December 20, 2011

It is sometimes said that death comes in threes, and the weekend before Christmas 2011 saw a striking trio of public figures meet their ends. Either due to a strange cosmic alignment or our creator’s bravado display of quirky humor, the past weekend’s three deaths present a baffling mix of character studies. If there’s a case to be made that God—if there is a God—has a wicked sense of humor, one need look no further than the fact that he decided to strike down two such notable examples of a worthwhile human life—and a worthless one—on the same weekend.

Based purely on my own biases, I’ve decided to organize this trio of the recently deceased into the always dependable categories of good, bad, and ugly. Depending on your political, religious, or cultural perspective, you may be inclined to rearrange my categories.


Apart from a few cranks in cyberspace, it’s difficult to imagine that many would bear any ill will toward one of Europe’s most seminal figures of the past century. His name commands almost universal admiration and respect, and his CV reads like it was designed to land him a place between Gandhi and MLK in the secular-saint sweepstakes: Leader of the Velvet Revolution. Father of pro-democracy movements in the dark days of Central European totalitarianism. Prisoner of conscience. Playwright. Nonviolent political agitator. He may also be the only man in memory who could lay claim to having both discussed literature with the likes of Milan Kundera and Philip Roth and partied with Keith Richards and Mick Jagger—all while helping to bring down communism. Havel was nothing so drab as a saint—he was a dude.

“It is sometimes said that death comes in threes, and the weekend before Christmas 2011 saw a striking trio of public figures meet their ends.”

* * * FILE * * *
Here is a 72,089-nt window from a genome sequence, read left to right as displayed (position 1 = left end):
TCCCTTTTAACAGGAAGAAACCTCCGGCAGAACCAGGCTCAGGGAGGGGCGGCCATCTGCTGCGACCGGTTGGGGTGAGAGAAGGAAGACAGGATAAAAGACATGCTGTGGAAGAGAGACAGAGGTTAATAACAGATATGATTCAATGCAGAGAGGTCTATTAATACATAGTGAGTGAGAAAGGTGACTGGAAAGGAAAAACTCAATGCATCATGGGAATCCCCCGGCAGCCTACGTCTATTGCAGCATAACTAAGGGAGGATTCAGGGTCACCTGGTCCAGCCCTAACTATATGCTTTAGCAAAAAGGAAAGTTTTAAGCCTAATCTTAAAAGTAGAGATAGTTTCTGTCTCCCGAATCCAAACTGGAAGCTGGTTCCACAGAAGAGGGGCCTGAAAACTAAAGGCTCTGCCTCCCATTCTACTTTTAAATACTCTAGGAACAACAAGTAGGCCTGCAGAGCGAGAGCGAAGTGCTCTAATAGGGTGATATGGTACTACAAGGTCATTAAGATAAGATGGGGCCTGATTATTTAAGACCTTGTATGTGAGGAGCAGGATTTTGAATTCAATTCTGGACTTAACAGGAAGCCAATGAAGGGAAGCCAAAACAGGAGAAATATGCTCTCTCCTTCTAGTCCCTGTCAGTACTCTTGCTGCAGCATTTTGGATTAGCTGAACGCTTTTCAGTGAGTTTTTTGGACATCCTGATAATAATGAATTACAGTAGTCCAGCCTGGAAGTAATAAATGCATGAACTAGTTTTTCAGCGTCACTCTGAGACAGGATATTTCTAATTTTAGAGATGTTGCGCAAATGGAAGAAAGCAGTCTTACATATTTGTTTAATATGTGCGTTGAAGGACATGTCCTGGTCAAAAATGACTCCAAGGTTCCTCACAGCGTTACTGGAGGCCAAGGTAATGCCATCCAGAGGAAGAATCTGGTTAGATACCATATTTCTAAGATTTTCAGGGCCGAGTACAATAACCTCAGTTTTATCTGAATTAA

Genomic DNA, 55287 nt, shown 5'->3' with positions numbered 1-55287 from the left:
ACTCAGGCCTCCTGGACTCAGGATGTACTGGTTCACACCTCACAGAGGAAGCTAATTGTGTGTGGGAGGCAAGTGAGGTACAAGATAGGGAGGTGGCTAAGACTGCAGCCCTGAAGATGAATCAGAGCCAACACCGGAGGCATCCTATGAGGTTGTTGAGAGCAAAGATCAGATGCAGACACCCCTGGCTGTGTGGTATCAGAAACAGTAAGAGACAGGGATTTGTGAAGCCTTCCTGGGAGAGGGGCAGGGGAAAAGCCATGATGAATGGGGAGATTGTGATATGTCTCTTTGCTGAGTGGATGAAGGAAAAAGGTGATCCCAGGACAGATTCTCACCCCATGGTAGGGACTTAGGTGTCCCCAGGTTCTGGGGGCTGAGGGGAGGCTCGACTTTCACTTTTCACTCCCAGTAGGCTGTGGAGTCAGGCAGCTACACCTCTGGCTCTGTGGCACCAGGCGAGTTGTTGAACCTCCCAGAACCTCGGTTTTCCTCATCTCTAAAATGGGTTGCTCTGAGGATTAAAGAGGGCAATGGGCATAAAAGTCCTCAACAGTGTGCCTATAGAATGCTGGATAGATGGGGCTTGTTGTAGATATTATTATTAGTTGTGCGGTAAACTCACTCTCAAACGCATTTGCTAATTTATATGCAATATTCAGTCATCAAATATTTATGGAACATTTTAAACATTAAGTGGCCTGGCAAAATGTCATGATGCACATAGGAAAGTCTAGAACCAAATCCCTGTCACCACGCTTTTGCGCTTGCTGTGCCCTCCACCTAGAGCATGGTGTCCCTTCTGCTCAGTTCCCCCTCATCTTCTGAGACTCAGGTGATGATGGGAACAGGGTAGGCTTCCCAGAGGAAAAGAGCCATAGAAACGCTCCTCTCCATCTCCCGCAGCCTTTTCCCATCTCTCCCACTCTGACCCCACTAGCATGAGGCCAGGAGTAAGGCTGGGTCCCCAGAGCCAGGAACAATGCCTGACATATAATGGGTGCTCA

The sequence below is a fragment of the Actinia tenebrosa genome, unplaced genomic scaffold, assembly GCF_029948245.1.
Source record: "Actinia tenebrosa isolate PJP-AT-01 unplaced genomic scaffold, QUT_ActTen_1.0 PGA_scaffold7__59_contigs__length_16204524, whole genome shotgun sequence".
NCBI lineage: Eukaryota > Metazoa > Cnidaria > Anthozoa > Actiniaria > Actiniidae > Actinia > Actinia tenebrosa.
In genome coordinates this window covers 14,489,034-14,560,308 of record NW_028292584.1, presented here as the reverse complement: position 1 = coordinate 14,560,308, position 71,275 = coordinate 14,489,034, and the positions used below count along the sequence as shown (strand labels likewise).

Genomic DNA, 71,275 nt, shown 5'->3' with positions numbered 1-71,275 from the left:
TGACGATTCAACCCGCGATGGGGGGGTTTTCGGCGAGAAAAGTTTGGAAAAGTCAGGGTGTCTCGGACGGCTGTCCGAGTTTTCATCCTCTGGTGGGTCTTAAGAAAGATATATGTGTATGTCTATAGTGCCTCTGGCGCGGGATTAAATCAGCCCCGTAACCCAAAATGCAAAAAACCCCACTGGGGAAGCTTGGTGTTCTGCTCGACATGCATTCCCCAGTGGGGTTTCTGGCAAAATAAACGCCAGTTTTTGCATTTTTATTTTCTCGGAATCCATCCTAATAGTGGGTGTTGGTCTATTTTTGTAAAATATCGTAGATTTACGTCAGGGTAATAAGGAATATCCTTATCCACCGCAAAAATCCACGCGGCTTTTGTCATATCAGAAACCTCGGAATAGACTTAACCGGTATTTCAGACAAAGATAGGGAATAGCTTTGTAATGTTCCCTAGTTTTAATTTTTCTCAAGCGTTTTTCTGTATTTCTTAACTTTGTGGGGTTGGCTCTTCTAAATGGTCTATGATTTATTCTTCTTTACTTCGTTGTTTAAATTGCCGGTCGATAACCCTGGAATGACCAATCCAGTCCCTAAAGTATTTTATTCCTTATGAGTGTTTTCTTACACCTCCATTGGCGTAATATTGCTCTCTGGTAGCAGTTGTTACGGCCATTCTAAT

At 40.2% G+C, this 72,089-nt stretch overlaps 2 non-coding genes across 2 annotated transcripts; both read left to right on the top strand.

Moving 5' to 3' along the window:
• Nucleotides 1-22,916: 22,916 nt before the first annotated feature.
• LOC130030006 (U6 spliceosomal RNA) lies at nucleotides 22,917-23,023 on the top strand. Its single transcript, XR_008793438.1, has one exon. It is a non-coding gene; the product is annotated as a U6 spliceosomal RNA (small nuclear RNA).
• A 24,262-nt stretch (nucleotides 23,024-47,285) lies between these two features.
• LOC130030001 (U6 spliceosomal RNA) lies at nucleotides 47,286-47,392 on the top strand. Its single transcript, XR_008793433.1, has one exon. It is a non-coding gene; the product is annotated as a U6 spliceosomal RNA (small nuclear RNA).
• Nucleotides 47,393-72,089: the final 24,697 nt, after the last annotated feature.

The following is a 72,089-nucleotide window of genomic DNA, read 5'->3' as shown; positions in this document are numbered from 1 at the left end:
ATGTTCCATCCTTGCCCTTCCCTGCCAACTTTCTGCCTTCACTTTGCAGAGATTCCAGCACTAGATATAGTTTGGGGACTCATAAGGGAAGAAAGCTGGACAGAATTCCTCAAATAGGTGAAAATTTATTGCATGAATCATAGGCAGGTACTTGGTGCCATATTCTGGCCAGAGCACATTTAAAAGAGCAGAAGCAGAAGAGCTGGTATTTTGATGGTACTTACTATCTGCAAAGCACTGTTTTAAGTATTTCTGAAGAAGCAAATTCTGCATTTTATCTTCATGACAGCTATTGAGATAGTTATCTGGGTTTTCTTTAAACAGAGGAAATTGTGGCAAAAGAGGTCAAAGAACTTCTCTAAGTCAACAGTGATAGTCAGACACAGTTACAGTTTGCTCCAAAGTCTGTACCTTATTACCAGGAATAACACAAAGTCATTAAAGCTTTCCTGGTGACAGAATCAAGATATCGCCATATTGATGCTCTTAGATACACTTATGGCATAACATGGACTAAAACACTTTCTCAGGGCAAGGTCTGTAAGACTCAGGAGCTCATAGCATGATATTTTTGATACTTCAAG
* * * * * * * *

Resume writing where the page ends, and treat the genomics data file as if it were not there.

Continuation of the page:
He was also remarkably selfless, insofar as it’s possible for any man in public life. He recommended Aung San Suu Kyi for the Nobel Prize at a time when he might have won it himself. He organized a petition of writers in defense of Kundera when the author was facing accusations of being a commie informant—this, in spite of the well-documented disagreements between the two men.

I affectionately recall some footage I saw on BBC years ago. Havel comes onto the presidential palace’s balcony to greet a cheering throng with his tousled hair, a Rolling Stones tongue-logo T-shirt, and a cigarette dangling from his mouth. In striking contrast to every military-jacket-festooned-with-medals blowhard ever to stand on a balcony and wave at their constituents, Havel yawned, gave a curt-but-friendly wave, and walked back inside with a shrug that said, “That’s all very well, but I’ve got a chick waiting in here, so could you keep the noise down a bit?” He reminded me of Groucho Marx as the Freedonian president in Duck Soup and may be the only major world leader in history who usually looked as if he’d just rolled out of bed.

He changed the world but was resolutely unpretentious while doing it.

Memorable Quote:
“Hope is definitely not the same thing as optimism. It is not the conviction that something will turn out well, but the certainty that something makes sense, regardless of how it turns out.”


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